• The increased heart disease risk associated with one half egg per day was greater for:
  • Women (13% increase) than men (3% increase)
  • People who already had high blood cholesterol (7% increase) than people who already had low cholesterol levels (0% increase). This suggests that the effect of eggs on heart disease risk primarily affects people who are already having trouble controlling their blood cholesterol levels – either due to genetics or due to diet & lifestyle.

Of course, the question is whether it was the eggs that increased the risk of heart disease or was it something else in the diet. This study attempted to answer that question by systematically subtracting out other variables that affect heart disease risk to see whether that correction eliminated the association between egg consumption and heart disease risk. When this was done:

  • The association between egg consumption and heart disease risk disappeared after correcting for dietary cholesterol intake.
  • The association between egg consumption and heart disease risk remained significant after correcting for other components of the diet, such as fats, animal protein, fiber, sodium, or overall “diet quality”. There were 3 main measures of diet quality.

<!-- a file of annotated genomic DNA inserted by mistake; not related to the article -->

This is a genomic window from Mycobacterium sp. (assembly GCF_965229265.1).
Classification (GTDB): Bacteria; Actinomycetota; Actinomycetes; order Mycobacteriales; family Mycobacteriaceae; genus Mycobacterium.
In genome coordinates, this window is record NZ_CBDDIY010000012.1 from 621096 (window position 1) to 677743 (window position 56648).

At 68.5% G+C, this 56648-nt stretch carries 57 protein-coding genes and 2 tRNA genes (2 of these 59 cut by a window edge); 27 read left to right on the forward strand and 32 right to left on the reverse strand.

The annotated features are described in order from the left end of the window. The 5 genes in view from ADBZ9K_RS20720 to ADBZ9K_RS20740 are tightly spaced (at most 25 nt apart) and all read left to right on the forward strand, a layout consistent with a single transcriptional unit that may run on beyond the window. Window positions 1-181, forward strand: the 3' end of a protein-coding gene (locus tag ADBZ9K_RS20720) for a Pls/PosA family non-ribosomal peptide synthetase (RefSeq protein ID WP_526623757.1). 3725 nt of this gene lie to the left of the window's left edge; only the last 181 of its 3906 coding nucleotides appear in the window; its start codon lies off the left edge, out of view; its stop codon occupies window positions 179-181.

• The Med diet score measures how closely the diet resembles the Mediterranean diet.
  • The DASH diet score measures how closely the diet resembles the DASH diet.
  • The Healthy Eating Index (HEI) measures how closely the diet aligns with the USDA Dietary Guidelines For Americans. Basically, the HEI recommends a whole food diet containing foods from all 5 food groups with a heavy emphasis on fruits, vegetables, whole grains, and legumes. It also recommends limiting saturated and trans fats, added sugars, and sodium.

In simple terms these data suggest that the effect of eggs on heart disease risk was primarily due to their cholesterol content and was not influenced by other components of the overall diet.

What Are The Strengths And Weaknesses Of The Study?

are eggs bad for you strength weakness studyThe strengths are obvious. This was a very large study (29,615 participants) and the people enrolled in the study were followed for a long time (an average of 17.5 years). The primary variables in the study (cholesterol consumption, egg consumption, heart disease, and all-cause mortality) were accurately measured in each of the clinical trials included in the study.

However, there were some significant weaknesses as well: